So. What did he die of?

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And I’d ask ‘What did they die of, Grandpa?’

And he would say – he would always say – Well, hen, it’s just like this (and he would pause there, for the greater effect) his heart… jist. stoaped.  beatin’. 

And then he would look at me. Dead straight in the eye. Serious-faced like and say:

Ye know hen – thur’s folk dying the day that huv never died afore.

Then he’d nod and look sagely at some distant point before eventually walking off.

Only then would I splutter and start.

He reeked of fags. Wee thin roll-ups. The hoose was clean – mostly – but after she’d died it was just a hoose – wi’ a bit a a ghost of her. He slittered thin grey fag ash on his black troosers – that were hitched up wi’ a worn black leather belt – other times wi’ braces. Sometimes he’d fall asleep and burn the pleather moquette of the settee she’d been so proud of.  Other times he’d stare into the nicotined wall in front of him, like it was a dark maw.

He’d boil tripe. The stench hitting you as you reached the front door step. And make soup from ham houghs. On Saturday mornings he’d fry bacon, removing mine when it was just turned and frazzling his, til it was crisp and burnt. And make porridge with all milk and salt – just for me.

He was this implacable, immoveable, unrufflable calm. This dense core of knowingness. His were the eyes of an old soul.

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He was as close to the Taoist Kao as I’ve ever met. I remember reading Salinger’s version out loud to him.

Duke Mu of Chin said to Po Lo: “You are now advanced in years. Is there any member of your family whom I could employ to look for horses in your stead?” Po Lo replied: “A good horse can be picked out by its general build and appearance. But the superlative horse-one that raises no dust and leaves no tracks-is something evanescent and fleeting, elusive as thin air. The talents of my sons lie on a lower plane altogether; they can tell a good horse when they see one, but they cannot tell a superlative horse. I have a friend, however, one Chiu-fang Kao, a hawker of fuel and vegetables, who in things appertaining to horses is nowise my inferior. Pray see him.” 

Duke Mu did so, and subsequently dispatched him on the quest for a steed. Three months later, he returned with the news that he had found one. “It is now in Shach’iu” he added. “What kind of a horse is it?” asked the Duke. “Oh, it is a dun-colored mare,” was the reply. However, someone being sent to fetch it, the animal turned out to be a coal-black stallion! Much displeased, the Duke sent for Po Lo. “That friend of yours,” he said, “whom I commissioned to look for a horse, has made a fine mess of it. Why, he cannot even distinguish a beast’s color or sex! What on earth can he know about horses?” Po Lo heaved a sigh of satisfaction. “Has he really got as far as that?” he cried. “Ah, then he is worth ten thousand of me put together. There is no comparison between us. What Kao keeps in view is the spiritual mechanism. In making sure of the essential, he forgets the homely details; intent on the inward qualities, he loses sight of the external. He sees what he wants to see, and not what he does not want to see. He looks at the things he ought to look at, and neglects those that need not be looked at. So clever a judge of horses is Kao, that he has it in him to judge something better than horses.”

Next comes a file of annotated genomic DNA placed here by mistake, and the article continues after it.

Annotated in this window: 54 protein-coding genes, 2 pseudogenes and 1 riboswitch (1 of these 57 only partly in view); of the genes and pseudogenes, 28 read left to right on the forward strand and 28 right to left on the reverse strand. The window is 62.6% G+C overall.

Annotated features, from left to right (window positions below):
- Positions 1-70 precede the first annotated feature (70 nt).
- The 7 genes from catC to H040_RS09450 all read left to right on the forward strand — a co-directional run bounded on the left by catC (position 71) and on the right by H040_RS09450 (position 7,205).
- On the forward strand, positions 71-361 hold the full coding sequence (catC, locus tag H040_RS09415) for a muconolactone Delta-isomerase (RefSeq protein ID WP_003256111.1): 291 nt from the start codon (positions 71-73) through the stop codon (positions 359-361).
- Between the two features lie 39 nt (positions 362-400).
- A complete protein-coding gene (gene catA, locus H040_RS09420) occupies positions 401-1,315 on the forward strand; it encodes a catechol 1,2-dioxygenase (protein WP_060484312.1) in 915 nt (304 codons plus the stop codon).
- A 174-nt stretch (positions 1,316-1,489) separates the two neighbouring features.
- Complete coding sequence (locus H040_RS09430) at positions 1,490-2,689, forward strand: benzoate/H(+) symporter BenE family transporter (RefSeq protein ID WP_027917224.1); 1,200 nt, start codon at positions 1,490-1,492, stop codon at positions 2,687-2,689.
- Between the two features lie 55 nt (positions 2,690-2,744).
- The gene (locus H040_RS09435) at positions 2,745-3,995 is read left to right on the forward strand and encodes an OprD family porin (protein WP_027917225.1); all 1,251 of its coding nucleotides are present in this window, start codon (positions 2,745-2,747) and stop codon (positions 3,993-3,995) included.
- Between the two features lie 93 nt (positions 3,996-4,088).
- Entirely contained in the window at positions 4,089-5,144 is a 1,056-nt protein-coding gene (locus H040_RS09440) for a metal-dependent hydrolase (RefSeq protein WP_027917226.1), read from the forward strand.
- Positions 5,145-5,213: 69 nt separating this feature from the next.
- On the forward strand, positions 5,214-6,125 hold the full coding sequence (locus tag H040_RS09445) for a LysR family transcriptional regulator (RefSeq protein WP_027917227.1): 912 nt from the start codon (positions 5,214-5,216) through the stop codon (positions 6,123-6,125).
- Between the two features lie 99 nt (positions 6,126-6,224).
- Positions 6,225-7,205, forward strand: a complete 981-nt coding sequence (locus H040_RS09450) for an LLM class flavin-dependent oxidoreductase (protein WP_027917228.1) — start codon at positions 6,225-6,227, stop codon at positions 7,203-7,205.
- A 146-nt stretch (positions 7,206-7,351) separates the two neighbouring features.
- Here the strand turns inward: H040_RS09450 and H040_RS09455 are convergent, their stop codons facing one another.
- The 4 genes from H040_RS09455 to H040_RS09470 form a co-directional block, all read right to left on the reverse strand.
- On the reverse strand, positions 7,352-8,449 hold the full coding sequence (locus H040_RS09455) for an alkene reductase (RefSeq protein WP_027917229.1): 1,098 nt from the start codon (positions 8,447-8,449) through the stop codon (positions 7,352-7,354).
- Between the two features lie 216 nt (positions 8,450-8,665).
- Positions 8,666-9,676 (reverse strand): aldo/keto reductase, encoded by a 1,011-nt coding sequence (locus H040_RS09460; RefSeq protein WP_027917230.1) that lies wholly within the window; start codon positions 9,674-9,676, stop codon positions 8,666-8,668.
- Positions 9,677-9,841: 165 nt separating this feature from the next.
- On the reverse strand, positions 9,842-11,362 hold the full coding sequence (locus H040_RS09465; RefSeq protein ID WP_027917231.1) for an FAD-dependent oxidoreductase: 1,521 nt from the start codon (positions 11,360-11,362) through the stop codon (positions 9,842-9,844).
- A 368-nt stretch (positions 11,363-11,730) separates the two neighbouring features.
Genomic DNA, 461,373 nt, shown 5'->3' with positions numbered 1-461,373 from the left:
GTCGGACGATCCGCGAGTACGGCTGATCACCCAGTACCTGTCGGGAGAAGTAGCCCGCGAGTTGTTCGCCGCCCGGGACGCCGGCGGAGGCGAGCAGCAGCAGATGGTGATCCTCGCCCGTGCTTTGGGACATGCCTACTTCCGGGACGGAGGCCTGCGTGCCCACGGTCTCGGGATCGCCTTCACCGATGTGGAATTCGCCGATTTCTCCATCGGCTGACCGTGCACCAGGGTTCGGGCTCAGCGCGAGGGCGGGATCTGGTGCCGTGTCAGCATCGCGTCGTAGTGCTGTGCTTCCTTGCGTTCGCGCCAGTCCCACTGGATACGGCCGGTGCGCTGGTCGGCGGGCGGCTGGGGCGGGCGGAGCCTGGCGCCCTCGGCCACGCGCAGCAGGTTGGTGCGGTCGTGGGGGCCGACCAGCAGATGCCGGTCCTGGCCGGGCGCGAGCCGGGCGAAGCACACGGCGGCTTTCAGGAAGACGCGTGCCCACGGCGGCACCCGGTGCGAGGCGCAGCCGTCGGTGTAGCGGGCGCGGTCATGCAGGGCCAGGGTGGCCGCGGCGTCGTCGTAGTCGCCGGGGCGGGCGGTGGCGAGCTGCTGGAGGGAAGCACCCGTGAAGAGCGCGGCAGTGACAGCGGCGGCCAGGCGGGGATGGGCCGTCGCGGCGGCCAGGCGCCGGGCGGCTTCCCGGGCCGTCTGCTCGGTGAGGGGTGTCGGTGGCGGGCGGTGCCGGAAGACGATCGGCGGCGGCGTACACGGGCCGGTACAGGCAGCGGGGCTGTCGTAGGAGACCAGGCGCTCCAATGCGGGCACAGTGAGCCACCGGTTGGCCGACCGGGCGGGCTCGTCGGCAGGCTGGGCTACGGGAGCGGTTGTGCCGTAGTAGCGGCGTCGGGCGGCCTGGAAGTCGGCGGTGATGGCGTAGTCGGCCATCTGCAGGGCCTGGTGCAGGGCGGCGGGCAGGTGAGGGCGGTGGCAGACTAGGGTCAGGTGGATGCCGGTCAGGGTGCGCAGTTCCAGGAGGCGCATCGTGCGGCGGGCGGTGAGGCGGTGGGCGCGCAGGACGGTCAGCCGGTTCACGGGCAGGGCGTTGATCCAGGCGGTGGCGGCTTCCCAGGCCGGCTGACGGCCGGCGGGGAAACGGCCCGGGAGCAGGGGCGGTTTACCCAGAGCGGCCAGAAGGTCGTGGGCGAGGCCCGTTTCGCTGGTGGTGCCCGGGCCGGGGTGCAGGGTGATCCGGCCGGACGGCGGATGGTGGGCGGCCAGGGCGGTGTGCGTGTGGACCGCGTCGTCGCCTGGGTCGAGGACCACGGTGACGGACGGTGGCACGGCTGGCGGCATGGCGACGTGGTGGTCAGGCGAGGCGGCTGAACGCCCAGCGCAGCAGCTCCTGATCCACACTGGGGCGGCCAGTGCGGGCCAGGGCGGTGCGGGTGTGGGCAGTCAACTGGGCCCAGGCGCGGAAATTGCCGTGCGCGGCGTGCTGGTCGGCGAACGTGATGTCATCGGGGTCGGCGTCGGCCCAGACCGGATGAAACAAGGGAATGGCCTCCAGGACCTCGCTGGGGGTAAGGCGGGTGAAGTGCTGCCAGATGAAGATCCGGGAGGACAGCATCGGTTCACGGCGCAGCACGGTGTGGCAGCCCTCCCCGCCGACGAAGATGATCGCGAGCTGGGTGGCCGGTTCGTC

When the horse arrived, it turned out indeed to be a superlative animal. (Franny and Zooey. Raise High the Roof Beam, Carpenters. Moscow: Progress Publishers, 1982.)

Sometime weeks later he pointed out the window at his neighbour: whit’s that horse dae’in oot there?

But he wasn’t Kao and his knowingness was a wearying weight to him.One he anaesthetised with whisky and beer and talk. And a routine he substituted for living. The bus tae Wishy toon. The Jehovahs and the Mormons in for a gab. The dugs. The bookie’s. Gettin’ a wee bit fu’. Noo mind – a drunk man aye tells the truth he’d say, pished and telling me he loved me.

He made me sing Don’t cry for me Argentina and he called me a dirty bitch when I stoated in drunk and couldnae make it to the upstairs toilet. But he didn’t clipe – not for a while anyway – not until I was too old for my mother to have a go at. He hated confrontation that much.

Mid-teens I stayed with him every weekend. I worked the hamburger van until the wee hours and then walked home, lettin’ maself in wi’ ma key and rolling onto the settee he’d piled wi covers. ‘Oor Iain’ wis never in and his bed was seldom slept in – but his room was boggin and anyway he’d have killed me if I’d gone in there. So I had the settee.

Time is a bastard. 8th December 1989. He’s nearly 27 years dead. He died the day before his birthday. And I just cannot remember enough.

How fucking frail is our memory? I want to recall whole conversations – not just the repeated catchphrases. I want to inhale deeply and smell the sweat and soup and stale fag smell of that wee house. And I want to hear the trim phone ring in all its avocado-coloured glory.

But anyway. That’s the nature of it. We live. We die. In between we accumulate: pride; love; regret; shame. More largely, perspectives. The benefits of hindsight. 

Now I see his death as a giving up-ness. The result of an accretion of loss. Of her. Of purpose. Of really being needed. He moved to the periphery – the edge of our vision. Joined the ranks of the elderly occasionally visited. Cared for and loved, more in absence and from a distance.

He became superfluous – eventually even to himself.

 

So. What did he die of?

I know what he would say.